My Coast Guard
Commentary | Jan. 8, 2021

Watch: PBS’s “The Codebreaker” premiers Monday, Jan. 11

America’s greatest codebreaker was a Coast Guard civilian. Elizebeth Smith Friedman taught herself code breaking, and changed the 20th century. But her contributions only came to light recently, when secret government files were unsealed. 

Now, a new PBS film offers a personal look at this suburban mom who lived a double-life as a code breaker who hunted Nazi spies. (Find your local showtimes here.)Elizebeth Friedman taught herself code breaking, and changed the 20th century.

The Codebreaker reveals the fascinating story of Friedman, the groundbreaking cryptanalyst whose painstaking work to decode thousands of messages for the U.S. government would send infamous gangsters to prison in the 1930s and bring down a massive, near-invisible Nazi spy ring in WWII. 

The film is based on the book The Woman Who Smashed Codes: A True Story of Love, Spies, and the Unlikely Heroine Who Outwitted America's Enemies, by Jason Fargone, 

Together with her husband, the legendary cryptologist William Friedman, Elizebeth helped develop the methods that led to the creation of the powerful new science of cryptology and laid the foundation for modern codebreaking today.

Friedman’s remarkable legacy
Friedman was a pioneering code-breaker for the Coast Guard during the Prohibition Era and World War II, serving as a civilian within the Coast Guard Cryptanalytic  Unit-387. 

She has been dubbed "America's first female cryptanalyst" and in many ways could be considered a founder of the modern-day Coast Guard Intelligence Program. Her work with the Coast Guard began soon after the passage of the Volstead Act, which prohibited the manufacture, sale, or trade of alcohol in the United States. Liquor smugglers frequently made use of radios to coordinate their activities and began to encode their messages. 

Friedman was detailed from the Treasury Department to the Coast Guard, thus beginning a remarkable career. Between 1927 and 1930, she is estimated to have solved over 12,000 smuggling messages in hundreds of different code systems, all by hand with just pencil and paper. 

“I became interested in her after reading Fargone's book,” said CDR Charles Keller (Ret.). His article, “Unsung Hero,” in the U.S. Coast Guard Academy Alumni Association Bulletin includes rare photos plus stories of her work uncovering rum smuggling and other illegal conspiracies.

“Hoover had all her work classified so he could take the credit. And when the USCG was transferred to the U.S. Navy they did not allow a civilian to supervise officers, so a USCG officer under her was placed in command.”

But Friedman was undaunted, even as others took credit for her work. Even after Friedman resigned to raise her second child, she continued – without pay – to informally help the Coast Guard break codes. 

Keller is in touch with Friedman’s surviving relatives, continuing to learn more about her unsung role.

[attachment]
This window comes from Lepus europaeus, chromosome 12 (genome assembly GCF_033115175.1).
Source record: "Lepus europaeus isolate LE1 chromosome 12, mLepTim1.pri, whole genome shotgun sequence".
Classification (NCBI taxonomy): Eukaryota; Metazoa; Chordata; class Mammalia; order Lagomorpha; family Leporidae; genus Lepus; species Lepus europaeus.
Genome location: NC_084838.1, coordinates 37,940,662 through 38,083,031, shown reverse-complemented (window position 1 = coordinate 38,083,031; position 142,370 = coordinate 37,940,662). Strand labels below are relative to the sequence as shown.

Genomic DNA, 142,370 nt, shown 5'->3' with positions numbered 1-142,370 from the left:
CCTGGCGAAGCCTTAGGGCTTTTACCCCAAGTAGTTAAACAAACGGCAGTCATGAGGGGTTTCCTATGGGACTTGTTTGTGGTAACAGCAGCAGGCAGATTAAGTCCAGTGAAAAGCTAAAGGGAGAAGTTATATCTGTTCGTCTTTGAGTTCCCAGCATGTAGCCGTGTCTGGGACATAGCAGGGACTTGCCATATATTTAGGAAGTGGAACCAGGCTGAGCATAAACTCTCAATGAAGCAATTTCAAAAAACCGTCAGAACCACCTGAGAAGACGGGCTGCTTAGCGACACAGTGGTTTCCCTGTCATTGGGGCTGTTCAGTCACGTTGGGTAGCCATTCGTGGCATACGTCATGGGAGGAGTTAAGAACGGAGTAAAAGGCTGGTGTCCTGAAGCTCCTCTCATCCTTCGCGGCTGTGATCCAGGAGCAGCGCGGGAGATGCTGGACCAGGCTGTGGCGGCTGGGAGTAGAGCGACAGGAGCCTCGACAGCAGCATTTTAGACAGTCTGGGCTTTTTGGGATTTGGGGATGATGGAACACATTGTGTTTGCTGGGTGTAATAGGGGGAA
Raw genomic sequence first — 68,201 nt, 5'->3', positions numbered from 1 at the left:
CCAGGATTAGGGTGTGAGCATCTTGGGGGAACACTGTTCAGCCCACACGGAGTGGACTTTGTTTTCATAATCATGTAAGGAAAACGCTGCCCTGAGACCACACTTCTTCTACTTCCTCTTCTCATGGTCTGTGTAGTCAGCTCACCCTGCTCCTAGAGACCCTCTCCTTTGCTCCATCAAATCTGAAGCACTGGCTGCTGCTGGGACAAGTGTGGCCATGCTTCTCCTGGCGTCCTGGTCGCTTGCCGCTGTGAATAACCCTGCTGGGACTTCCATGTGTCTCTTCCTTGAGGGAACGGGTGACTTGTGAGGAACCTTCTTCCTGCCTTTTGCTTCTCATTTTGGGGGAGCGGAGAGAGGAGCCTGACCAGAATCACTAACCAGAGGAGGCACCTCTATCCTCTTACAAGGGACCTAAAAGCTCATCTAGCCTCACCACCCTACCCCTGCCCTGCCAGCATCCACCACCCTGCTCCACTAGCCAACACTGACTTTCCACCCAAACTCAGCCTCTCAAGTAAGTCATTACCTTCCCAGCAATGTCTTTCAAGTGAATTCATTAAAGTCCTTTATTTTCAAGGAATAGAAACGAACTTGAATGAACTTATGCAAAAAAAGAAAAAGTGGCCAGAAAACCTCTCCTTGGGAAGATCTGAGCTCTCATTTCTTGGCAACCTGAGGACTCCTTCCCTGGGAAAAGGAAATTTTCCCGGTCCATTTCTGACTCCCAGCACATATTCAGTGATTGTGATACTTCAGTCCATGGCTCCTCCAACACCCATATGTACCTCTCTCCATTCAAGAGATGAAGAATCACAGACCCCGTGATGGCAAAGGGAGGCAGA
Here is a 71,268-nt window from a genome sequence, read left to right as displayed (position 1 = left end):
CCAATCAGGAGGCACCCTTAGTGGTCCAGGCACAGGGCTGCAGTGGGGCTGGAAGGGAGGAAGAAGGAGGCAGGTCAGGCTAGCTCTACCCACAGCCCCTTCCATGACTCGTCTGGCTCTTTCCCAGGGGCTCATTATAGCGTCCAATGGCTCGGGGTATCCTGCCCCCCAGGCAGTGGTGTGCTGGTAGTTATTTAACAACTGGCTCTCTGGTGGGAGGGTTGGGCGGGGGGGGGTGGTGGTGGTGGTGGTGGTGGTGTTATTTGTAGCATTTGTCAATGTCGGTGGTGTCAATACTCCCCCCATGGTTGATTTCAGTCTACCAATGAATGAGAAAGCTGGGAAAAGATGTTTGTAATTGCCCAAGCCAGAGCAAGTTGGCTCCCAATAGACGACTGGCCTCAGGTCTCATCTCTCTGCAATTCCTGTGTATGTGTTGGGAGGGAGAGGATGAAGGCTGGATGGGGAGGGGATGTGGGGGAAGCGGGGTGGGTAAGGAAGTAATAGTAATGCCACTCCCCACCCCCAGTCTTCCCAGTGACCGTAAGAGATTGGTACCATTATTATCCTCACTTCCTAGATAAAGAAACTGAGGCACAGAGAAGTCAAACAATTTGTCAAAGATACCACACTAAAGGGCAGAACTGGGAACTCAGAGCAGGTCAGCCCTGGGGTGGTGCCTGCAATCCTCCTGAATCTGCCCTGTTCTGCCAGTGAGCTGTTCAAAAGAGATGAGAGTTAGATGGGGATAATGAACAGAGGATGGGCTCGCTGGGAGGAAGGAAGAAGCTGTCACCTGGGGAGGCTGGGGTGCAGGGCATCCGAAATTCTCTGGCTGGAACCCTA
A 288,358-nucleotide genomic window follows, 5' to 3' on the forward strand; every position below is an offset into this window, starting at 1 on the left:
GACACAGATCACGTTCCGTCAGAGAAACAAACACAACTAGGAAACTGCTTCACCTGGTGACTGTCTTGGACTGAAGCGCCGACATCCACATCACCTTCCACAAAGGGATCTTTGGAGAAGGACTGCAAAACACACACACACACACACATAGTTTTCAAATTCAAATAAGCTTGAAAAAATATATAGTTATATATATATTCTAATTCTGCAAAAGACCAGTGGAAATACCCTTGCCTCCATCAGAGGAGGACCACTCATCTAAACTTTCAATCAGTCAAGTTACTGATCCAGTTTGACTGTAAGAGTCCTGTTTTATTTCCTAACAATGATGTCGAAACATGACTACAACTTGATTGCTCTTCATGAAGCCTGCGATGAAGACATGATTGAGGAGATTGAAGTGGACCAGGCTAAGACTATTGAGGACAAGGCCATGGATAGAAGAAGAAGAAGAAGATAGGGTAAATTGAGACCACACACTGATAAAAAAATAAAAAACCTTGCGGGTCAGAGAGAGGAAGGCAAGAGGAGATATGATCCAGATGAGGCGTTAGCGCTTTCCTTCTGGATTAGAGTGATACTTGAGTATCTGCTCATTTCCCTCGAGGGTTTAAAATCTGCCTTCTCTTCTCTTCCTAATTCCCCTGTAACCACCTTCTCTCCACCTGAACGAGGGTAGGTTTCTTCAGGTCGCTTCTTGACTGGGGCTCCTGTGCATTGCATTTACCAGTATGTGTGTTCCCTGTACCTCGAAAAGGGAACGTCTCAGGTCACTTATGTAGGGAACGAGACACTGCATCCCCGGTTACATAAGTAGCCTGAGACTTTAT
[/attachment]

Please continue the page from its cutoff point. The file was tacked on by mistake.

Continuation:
The National Security Agency named a building after Friedman and her husband. The Bureau of Alcohol, Tobacco, Firearms and Explosives headquarters has an auditorium dedicated to her.

In June, the Coast Guard announced it was naming its 11th Legend-Class National Security Cutter (NSC) in her honor. 

Keller is trying to get the U.S. Coast Guard Academy to name its Crypto Lab after Friedman. “There is so much mounting evidence,” he said, “that this woman was a very special person.”

Friedman’s codebreaking career started with Shakespeare
Friedman’s code work began in 19916 when she went to work for the eccentric millionaire Colonel George Faybyan in Illinois. His firm, Riverbank Laboratories, hired Friedman to help decode a cipher that proved Francis Bacon wrote Shakespeare’s works. There she met and married William Friedman, who asked her to teach him code breaking. (He also went on to have a famous career as a codebreaker for the U.S. Navy, making twice the salary as his wife and taking on assignments the military deemed "too dangerous" for a woman.)

She resigned from Riverbank when she gave birth to her daughter – that lasted until the Coast Guard’s intelligence officer, Captain Charles Root, visited with an offer she couldn’t refuse.

Liquor smugglers were using coded messages and the Coast Guard needed help in decoding them. The crime catching agencies of the Treasury Department were overflowing with odds and ends of mysterious messages, but they had no means of deciphering them.

Freidman was appointed a “special agent” to be paid by the Department of Justice, on loan to Captain Root. A special agent in those days was someone who did not have to conform to the requirements of office. For this reason, she was able to work at home. She would go to Captain’s Root’s office, collect necessary coded messages―at the beginning there was a large backlog of messages―take them home and when solved, return them.

Her work led to 650 federal prosecutions and she personally testified in 33 cases. During World War II, she was part of the team that broke the codes generated by the formidable Enigma-machine used by the Germans. She played a key role in exposing a ring of German spies in South America, effectively denying them a foothold in the Western Hemisphere during the war. 

Her Cryptanalytic Unit eventually moved from Treasury and evolved into the modern Coast Guard Intelligence program. Only recently was her legacy fully appreciated when a journalist researched now-declassified papers and discovered her pivotal role in the Enigma-machine code-breaking as well as the Customs Prohibition operations.